By the time she had sat through breakfast, succeeding only in swallowing a mouthful of tea and pushing her eggs around on her plate, she had almost decided to cry off with a megrim. It would certainly be the truth if this tortuous battle between mind and heart continued.

"They are here, Evie, are you ready?" Isabel was almost dancing with excitement and what little of Evie's own joy evaporated at the sight of her sister so happy to be in Lord Sinclair's company.

"Yes, I'm ready." She followed Isabel and her aunt out of the house, onto the street.

"Miss Isabel!" Sir Rodney dismounted and beckoned forward a groom. "Your horse, as promised." Evie watched her sister squeal with unaffected delight over the gelding, stroking his nose, offering him a piece of apple purloined from the dining room and patting his neck.

"Miss Waring?" The quiet voice coming from beside her so suddenly, made her jump and a strong hand caught hold of her elbow as her foot slipped off the pavement. "My apologies, I didn't mean to startle you. Are you all right? Miss Waring?" Evie slowed her errant breathing and tried to ignore the pounding of her heart that his touch had caused.

"Yes, yes, my lord, I'm sorry," she caught herself before she could gabble on any further, revealing her agitation. The sound of hooves on the cobbles rescued her and she turned to greet the new arrivals: Miss Laura Taylor, her sister Anna, their brother and Mr. Sefton their cousin.

She was helped into the curricle, her comfort assured with gentle courtesy and the party set into motion. The busy streets of Bath took all of Lord Sinclair's attention, allowing Evie time to recover her poise and observe her sister laughing at something Sir Rodney had said.

"Your sister sits a horse very well," Lord Sinclair remarked, once they had left Bath behind, "is there a particular reason that you do not ride, Miss Waring?"

"It isn't that I do not ride, my lord, but that I do not enjoy it."

"Did you always feel like that?"

"Not always, no. Both my parents loved to ride and would take me up before one or other of them even before I could walk. I had my own pony from a very young age."

"But now you do not enjoy it. May I ask why?" There was such genuine interest in his voice, that Evie found herself replying with unguarded candour,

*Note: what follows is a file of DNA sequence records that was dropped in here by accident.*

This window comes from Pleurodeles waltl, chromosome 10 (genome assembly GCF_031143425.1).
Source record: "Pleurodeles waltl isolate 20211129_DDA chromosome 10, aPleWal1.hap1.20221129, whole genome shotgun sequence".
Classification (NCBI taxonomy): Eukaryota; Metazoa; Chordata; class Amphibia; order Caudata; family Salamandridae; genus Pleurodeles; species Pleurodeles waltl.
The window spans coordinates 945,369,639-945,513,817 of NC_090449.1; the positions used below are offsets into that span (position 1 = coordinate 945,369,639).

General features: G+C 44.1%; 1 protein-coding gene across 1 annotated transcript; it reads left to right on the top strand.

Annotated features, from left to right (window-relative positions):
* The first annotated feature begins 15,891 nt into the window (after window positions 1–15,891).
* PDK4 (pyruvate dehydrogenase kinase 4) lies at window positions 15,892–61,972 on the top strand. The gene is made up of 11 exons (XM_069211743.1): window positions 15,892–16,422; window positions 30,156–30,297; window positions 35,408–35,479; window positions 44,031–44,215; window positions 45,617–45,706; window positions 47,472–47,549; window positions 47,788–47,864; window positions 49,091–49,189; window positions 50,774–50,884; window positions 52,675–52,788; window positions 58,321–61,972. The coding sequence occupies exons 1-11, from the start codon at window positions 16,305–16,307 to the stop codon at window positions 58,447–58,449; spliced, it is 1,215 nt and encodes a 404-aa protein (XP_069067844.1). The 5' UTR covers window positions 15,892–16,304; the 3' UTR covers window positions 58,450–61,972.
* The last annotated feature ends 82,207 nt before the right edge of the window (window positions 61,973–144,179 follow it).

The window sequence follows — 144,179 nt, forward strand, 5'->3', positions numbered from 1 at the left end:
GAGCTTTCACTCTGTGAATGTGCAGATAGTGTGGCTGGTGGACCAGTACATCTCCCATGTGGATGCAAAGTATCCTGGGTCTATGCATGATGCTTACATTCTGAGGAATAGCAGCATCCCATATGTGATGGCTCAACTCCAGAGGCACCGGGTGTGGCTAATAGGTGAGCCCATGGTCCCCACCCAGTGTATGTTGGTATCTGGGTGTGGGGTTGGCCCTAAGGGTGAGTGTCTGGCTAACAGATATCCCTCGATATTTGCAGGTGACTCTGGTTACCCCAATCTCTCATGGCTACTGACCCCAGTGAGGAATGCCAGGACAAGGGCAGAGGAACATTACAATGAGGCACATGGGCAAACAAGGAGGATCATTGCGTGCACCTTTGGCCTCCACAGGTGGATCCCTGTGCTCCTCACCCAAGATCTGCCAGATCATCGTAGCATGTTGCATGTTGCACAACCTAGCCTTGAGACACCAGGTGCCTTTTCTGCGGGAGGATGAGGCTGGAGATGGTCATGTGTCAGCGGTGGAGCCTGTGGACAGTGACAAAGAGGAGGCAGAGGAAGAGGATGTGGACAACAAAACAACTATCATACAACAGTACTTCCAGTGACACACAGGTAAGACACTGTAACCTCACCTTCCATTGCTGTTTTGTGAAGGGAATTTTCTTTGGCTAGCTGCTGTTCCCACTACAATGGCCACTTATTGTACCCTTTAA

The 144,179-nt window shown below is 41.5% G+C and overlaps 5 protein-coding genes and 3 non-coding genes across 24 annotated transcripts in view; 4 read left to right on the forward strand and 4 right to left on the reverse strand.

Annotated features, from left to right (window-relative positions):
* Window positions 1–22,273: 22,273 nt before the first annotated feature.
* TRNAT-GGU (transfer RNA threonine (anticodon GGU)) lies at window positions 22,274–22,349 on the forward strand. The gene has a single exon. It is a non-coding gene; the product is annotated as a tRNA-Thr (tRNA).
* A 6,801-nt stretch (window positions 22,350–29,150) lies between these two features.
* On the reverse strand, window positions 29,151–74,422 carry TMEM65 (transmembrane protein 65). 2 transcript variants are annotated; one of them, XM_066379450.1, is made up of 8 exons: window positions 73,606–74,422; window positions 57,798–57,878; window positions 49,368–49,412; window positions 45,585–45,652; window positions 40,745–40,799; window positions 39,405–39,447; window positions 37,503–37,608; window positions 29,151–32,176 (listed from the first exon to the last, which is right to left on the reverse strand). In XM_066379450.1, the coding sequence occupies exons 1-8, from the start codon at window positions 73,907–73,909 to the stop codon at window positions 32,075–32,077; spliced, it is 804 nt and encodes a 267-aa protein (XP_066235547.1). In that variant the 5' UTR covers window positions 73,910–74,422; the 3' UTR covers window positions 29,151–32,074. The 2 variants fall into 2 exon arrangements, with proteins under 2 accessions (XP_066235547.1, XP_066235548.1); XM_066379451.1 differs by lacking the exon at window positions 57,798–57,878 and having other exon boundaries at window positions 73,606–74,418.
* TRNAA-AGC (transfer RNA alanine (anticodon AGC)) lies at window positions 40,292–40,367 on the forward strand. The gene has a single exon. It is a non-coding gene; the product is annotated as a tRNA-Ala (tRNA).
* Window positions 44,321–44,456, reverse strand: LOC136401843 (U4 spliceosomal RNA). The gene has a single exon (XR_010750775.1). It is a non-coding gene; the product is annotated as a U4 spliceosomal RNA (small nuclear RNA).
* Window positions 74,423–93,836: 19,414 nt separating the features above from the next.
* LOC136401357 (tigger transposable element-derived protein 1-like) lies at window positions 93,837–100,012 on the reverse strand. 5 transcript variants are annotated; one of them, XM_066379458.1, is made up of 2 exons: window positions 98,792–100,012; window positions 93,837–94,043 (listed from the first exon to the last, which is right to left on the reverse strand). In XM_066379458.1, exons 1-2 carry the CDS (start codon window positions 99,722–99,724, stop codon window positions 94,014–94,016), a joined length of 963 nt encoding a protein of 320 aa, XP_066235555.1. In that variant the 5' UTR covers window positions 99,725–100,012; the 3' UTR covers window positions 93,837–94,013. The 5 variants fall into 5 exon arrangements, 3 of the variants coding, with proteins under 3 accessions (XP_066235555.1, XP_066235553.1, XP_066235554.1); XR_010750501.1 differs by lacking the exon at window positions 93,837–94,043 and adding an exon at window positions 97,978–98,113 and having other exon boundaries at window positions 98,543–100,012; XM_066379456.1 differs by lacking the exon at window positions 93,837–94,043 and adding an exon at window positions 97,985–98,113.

"I was riding with my mother when her horse was startled by a rabbit and bolted with her. When the mare jumped a fence, my mother was unseated..." Evie trailed away, realising what she was saying. "I am sorry, I did not mean to burden you with that story."

"It is no burden," his voice was very gentle, "I was the one intruding." Evie turned swiftly to look up at him,

"It was no intrusion, my lord," she assured him, "and... thank you for taking me up with you in your curricle." He nodded gravely, but his eyes twinkled at her and his lips twitched. She found herself smiling and ducked her head shyly. He turned the conversation to what they would find at Farley Castle and some history of the surrounding countryside. Evie, a voracious reader, could share easily with this line of thought, even adding to the viscount's knowledge.

"I had no idea you were so interested in history, Miss Waring. You have whetted my appetite for further study."

"Not history so much, sir, as how people used to live and what their homes looked like and the clothes they wore."

"And what else interests you, Miss Waring? Obviously you are widely read, do you paint or draw?"

"Not very well, I'm afraid, but Isabel is very good with watercolours."

"Embroider then, cover screens or net purses? I must confess, Miss Waring, that I too am interested in people, not so much of history, but the here and now and what they like to do." Evie blinked and then smiled again,

"All those things, sir. I enjoy creating things with my hands. I have even attempted to press my own paper, though the finished result was only suitable for wrapping some fish that my father caught!" He laughed and Evie felt a thrill blossom inside her. He had a lovely laugh, warm and rich, it lit his entire face, brightening his grey eyes and softening the lines of his jaw.

"But still it had a use, Miss Waring." He was smiling down at her in such a tender way that she was finding it difficult to breathe.

"My lord," she whispered. He glanced away from her for a moment and then drew the horses down to a walk.

"Miss Waring," he murmured softly. His glance however had broken the spell and brought her sister back to mind.

"The others will leave us behind." Her words were choked, coloured with the ache she felt in her heart. She turned away, but felt his eyes rest on her for a moment before he urged his horses up to a faster pace again. Disappointment, as hot as the thrill of a moment before when she had made him laugh, churned at her. The rest of the journey to the castle was completed in silence.

Evie's misery was further deepened however, at the luncheon, as she watched Isabel laugh and talk with Sir Rodney. It was one thing for her heart to be slowly breaking to pieces inside her, but quite another for her sister to do the same for Lord Sinclair. She glanced at the viscount to see his reaction to Isabel's apparent defection, only to blush furiously as she found him watching her.

"We are going to explore the chapel," Isabel broke into her thoughts and Evie realised that she had been woolgathering.

"Oh, yes." She made as if to rise, but Isabel forestalled her, bending down beside her, a concerned expression on her face.

"Evie? You're terribly pale and you've hardly eaten a thing." Glancing down, Evie saw that her sister was right. She hadn't even noticed.

"I..." She couldn't reveal the true source of her misery to her sister. Isabel would be terribly hurt if she thought that Evie had been watching her behaviour and found her wanting and her own tender heart wouldn't allow her to wound her beloved sister. In addition, she didn't think she could speak about it without turning into a watering pot.

"I have the headache, Bel, but it's not serious." Her sister frowned anxiously,

"Then perhaps you should sit here for a little. It's nice and shaded and once everyone has gone it will be quiet so you can rest. I will stay and keep you company."

"Oh, no, there's no nee..." A male voice interrupted Evie.

"If you will allow, Miss Isabel, I would be happy to remain behind. I have seen the chapel several times before and it would be a shame for you to miss it."

"Well, if you are sure, my lord," Isabel replied doubtfully.